Spanish-speaking Catholics gradually became an important presence in the city mainly thanks to the Puerto Rican migration of the late 1940’s. Cubans, Colombians, Peruvians and other Spanish-speaking Catholic groups were added to the mix during the 50’s and 60’s. Initially, they worshipped in the basement of Saint John’s church, on Atlantic Street. A church building was secured on Grove Street in 1964, and a parish was assigned to them on that site until 1986. This community was later ordered by the Local Ordinary to worship for a short time at Saint Clements church; after only two years, they secured the purchase of a small church on Hope Street, aided by the kindness of some members of the Protestant community.

In 1995, Saint Mary’s Parish begun to offer the Mass in Spanish thus helping alleviate the issue of lack of space experienced by the faithful that worshipped at Hope Street.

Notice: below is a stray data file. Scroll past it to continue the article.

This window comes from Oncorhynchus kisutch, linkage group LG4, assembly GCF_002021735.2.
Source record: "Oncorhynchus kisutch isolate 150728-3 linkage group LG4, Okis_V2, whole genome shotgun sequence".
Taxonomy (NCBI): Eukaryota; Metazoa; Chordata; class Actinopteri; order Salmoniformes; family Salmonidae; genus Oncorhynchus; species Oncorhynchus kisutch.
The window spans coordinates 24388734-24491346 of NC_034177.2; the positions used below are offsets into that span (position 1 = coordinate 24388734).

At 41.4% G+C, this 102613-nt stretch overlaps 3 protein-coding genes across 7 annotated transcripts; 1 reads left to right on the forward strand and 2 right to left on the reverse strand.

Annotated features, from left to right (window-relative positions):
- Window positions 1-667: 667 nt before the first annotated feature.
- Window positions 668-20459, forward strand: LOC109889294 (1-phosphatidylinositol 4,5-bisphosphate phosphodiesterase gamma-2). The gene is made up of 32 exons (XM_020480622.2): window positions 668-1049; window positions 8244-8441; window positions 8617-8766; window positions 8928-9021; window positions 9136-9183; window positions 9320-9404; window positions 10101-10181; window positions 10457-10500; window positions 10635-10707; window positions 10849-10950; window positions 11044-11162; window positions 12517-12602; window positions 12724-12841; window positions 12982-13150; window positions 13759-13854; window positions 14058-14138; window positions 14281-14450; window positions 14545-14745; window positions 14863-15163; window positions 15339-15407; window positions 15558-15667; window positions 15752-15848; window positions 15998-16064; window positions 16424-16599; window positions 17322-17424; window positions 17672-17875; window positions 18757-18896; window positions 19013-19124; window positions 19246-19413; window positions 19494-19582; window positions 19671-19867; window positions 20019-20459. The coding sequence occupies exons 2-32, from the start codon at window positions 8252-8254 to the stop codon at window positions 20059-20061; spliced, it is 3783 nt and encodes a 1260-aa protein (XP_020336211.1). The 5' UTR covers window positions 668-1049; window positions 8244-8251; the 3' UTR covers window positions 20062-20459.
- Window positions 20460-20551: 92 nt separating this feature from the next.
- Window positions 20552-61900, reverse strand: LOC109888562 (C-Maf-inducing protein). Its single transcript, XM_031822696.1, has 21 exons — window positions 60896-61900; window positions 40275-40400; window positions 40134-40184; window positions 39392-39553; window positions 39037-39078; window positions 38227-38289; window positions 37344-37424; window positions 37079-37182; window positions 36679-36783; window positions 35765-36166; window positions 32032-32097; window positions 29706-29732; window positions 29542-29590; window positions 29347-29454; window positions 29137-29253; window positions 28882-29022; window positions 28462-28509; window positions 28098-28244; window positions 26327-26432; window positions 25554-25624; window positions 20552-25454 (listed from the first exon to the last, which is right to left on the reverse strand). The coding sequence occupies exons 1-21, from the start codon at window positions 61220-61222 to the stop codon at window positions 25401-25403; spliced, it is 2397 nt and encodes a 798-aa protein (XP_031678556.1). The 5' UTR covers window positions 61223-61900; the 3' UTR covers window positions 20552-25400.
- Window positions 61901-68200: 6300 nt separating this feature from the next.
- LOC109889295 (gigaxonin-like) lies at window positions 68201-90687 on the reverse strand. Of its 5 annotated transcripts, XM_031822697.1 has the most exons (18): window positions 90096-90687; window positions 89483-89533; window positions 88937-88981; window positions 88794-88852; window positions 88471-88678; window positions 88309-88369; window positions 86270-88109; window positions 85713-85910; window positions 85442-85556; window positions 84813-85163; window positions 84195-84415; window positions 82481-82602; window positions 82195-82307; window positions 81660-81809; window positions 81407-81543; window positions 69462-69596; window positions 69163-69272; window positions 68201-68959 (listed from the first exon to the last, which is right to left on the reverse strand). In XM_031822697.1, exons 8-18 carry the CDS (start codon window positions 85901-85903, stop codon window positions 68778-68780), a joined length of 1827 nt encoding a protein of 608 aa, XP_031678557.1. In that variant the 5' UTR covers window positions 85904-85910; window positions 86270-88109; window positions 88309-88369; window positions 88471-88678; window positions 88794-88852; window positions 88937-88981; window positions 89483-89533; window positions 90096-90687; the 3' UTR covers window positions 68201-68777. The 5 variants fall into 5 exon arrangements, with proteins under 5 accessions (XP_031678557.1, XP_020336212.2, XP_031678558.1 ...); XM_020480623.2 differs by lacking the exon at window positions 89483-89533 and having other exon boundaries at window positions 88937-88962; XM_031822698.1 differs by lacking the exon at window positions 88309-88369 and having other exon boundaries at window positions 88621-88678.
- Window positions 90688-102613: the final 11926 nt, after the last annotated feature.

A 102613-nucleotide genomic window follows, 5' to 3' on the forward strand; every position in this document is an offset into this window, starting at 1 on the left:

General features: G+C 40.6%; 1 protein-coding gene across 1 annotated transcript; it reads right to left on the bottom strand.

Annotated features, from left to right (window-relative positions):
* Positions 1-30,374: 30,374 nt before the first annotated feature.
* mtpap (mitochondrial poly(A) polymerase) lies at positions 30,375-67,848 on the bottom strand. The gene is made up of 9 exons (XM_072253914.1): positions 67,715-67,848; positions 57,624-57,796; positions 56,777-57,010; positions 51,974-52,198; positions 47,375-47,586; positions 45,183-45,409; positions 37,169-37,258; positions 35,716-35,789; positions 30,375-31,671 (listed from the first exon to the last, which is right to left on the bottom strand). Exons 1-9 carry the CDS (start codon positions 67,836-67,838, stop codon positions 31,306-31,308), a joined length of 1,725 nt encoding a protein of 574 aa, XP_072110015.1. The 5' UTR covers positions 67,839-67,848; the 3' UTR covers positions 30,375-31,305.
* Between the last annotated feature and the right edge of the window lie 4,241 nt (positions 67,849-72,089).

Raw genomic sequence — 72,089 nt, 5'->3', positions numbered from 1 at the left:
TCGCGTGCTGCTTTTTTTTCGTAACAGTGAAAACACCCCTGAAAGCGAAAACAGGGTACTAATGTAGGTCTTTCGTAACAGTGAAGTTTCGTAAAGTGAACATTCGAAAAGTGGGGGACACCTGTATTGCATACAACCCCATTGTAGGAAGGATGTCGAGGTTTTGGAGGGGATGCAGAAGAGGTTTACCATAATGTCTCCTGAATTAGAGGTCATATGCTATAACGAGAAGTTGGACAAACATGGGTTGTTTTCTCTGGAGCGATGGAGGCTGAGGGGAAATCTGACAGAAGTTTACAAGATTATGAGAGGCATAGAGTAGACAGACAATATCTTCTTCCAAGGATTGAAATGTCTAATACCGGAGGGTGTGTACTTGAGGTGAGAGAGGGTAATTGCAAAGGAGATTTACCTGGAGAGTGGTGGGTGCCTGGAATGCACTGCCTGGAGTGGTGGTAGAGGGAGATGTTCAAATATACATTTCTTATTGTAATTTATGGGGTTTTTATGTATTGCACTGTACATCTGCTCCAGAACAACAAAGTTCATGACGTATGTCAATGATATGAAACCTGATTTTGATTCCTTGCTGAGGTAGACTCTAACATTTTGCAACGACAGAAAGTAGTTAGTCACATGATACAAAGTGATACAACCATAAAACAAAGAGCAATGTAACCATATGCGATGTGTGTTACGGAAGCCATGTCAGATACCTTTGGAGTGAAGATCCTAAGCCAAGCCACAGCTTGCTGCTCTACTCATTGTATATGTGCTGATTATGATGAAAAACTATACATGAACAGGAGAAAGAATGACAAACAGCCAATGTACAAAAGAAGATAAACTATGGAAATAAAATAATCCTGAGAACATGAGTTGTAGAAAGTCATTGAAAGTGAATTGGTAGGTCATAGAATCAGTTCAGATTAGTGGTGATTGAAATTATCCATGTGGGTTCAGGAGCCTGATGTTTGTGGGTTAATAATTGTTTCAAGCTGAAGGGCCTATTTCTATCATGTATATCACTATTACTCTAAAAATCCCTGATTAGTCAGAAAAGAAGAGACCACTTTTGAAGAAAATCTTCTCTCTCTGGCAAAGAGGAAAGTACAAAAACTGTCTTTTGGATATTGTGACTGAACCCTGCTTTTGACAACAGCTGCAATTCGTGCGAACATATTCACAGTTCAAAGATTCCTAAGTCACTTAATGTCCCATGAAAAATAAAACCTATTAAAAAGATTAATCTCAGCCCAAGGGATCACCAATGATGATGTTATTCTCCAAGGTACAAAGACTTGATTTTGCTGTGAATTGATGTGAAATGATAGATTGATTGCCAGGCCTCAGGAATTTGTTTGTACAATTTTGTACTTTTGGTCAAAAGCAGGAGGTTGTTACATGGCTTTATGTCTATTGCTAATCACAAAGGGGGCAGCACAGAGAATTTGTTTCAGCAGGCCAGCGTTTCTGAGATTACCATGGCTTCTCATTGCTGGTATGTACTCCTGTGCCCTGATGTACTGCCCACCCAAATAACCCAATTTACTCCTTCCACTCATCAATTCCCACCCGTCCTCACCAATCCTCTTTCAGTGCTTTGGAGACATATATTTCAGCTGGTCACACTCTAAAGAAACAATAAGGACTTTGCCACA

The Spanish-speaking Catholic community’s fast growth pace led the Local Ordinary to, once more, move it to a new place of worship, this time the parish of Saint Benedict and, in the year 2000, the parish communities of Saint Benedict and Our Lady of Montserrat were merged into one; the church of Saint Benedict became their official place of worship while Masses in Spanish continued to be celebrated at the church of Saint Mary.

Bishop Frank Caggiano created the new Parish of Saint Mary of Stamford on May 1, 2020, by officially bringing together three of the most active communities of faithful Catholics in Stamford.